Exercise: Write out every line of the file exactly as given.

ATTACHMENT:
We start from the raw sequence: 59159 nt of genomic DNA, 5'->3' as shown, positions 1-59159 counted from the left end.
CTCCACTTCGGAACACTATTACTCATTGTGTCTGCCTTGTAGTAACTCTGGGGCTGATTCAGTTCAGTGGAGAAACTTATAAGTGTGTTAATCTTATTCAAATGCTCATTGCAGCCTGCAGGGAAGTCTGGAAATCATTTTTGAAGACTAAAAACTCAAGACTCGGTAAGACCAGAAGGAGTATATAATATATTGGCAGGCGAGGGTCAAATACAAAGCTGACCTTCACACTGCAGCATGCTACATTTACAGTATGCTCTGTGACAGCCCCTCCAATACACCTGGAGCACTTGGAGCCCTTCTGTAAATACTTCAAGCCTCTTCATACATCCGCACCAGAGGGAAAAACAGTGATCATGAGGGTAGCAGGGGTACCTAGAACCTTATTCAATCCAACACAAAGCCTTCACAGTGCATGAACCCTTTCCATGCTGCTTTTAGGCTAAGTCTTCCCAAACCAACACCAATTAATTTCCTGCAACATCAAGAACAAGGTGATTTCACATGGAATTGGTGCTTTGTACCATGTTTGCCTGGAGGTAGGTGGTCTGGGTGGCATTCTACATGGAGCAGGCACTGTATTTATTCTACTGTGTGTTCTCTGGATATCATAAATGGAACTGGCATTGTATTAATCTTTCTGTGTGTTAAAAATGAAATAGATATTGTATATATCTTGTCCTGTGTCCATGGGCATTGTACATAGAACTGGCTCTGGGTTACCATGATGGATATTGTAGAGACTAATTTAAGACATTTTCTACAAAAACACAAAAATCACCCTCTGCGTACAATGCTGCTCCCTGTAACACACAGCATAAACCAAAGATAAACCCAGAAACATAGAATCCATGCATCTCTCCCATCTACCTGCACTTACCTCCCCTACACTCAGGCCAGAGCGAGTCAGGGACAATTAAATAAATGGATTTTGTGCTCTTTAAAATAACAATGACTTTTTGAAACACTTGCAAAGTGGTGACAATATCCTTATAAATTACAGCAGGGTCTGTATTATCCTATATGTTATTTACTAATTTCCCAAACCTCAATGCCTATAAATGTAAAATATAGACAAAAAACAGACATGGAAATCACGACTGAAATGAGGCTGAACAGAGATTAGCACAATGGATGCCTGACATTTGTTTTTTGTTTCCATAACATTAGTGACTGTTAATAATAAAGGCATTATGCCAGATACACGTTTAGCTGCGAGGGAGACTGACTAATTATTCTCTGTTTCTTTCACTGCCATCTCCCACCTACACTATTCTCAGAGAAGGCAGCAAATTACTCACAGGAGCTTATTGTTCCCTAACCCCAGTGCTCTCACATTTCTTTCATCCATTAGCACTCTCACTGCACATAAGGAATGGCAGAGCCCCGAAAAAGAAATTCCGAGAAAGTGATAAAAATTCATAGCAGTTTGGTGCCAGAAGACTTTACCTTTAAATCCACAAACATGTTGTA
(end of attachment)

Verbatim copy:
We start from the raw sequence: 59159 nt of genomic DNA, 5'->3' as shown, positions 1-59159 counted from the left end.
CTCCACTTCGGAACACTATTACTCATTGTGTCTGCCTTGTAGTAACTCTGGGGCTGATTCAGTTCAGTGGAGAAACTTATAAGTGTGTTAATCTTATTCAAATGCTCATTGCAGCCTGCAGGGAAGTCTGGAAATCATTTTTGAAGACTAAAAACTCAAGACTCGGTAAGACCAGAAGGAGTATATAATATATTGGCAGGCGAGGGTCAAATACAAAGCTGACCTTCACACTGCAGCATGCTACATTTACAGTATGCTCTGTGACAGCCCCTCCAATACACCTGGAGCACTTGGAGCCCTTCTGTAAATACTTCAAGCCTCTTCATACATCCGCACCAGAGGGAAAAACAGTGATCATGAGGGTAGCAGGGGTACCTAGAACCTTATTCAATCCAACACAAAGCCTTCACAGTGCATGAACCCTTTCCATGCTGCTTTTAGGCTAAGTCTTCCCAAACCAACACCAATTAATTTCCTGCAACATCAAGAACAAGGTGATTTCACATGGAATTGGTGCTTTGTACCATGTTTGCCTGGAGGTAGGTGGTCTGGGTGGCATTCTACATGGAGCAGGCACTGTATTTATTCTACTGTGTGTTCTCTGGATATCATAAATGGAACTGGCATTGTATTAATCTTTCTGTGTGTTAAAAATGAAATAGATATTGTATATATCTTGTCCTGTGTCCATGGGCATTGTACATAGAACTGGCTCTGGGTTACCATGATGGATATTGTAGAGACTAATTTAAGACATTTTCTACAAAAACACAAAAATCACCCTCTGCGTACAATGCTGCTCCCTGTAACACACAGCATAAACCAAAGATAAACCCAGAAACATAGAATCCATGCATCTCTCCCATCTACCTGCACTTACCTCCCCTACACTCAGGCCAGAGCGAGTCAGGGACAATTAAATAAATGGATTTTGTGCTCTTTAAAATAACAATGACTTTTTGAAACACTTGCAAAGTGGTGACAATATCCTTATAAATTACAGCAGGGTCTGTATTATCCTATATGTTATTTACTAATTTCCCAAACCTCAATGCCTATAAATGTAAAATATAGACAAAAAACAGACATGGAAATCACGACTGAAATGAGGCTGAACAGAGATTAGCACAATGGATGCCTGACATTTGTTTTTTGTTTCCATAACATTAGTGACTGTTAATAATAAAGGCATTATGCCAGATACACGTTTAGCTGCGAGGGAGACTGACTAATTATTCTCTGTTTCTTTCACTGCCATCTCCCACCTACACTATTCTCAGAGAAGGCAGCAAATTACTCACAGGAGCTTATTGTTCCCTAACCCCAGTGCTCTCACATTTCTTTCATCCATTAGCACTCTCACTGCACATAAGGAATGGCAGAGCCCCGAAAAAGAAATTCCGAGAAAGTGATAAAAATTCATAGCAGTTTGGTGCCAGAAGACTTTACCTTTAAATCCACAAACATGTTGTA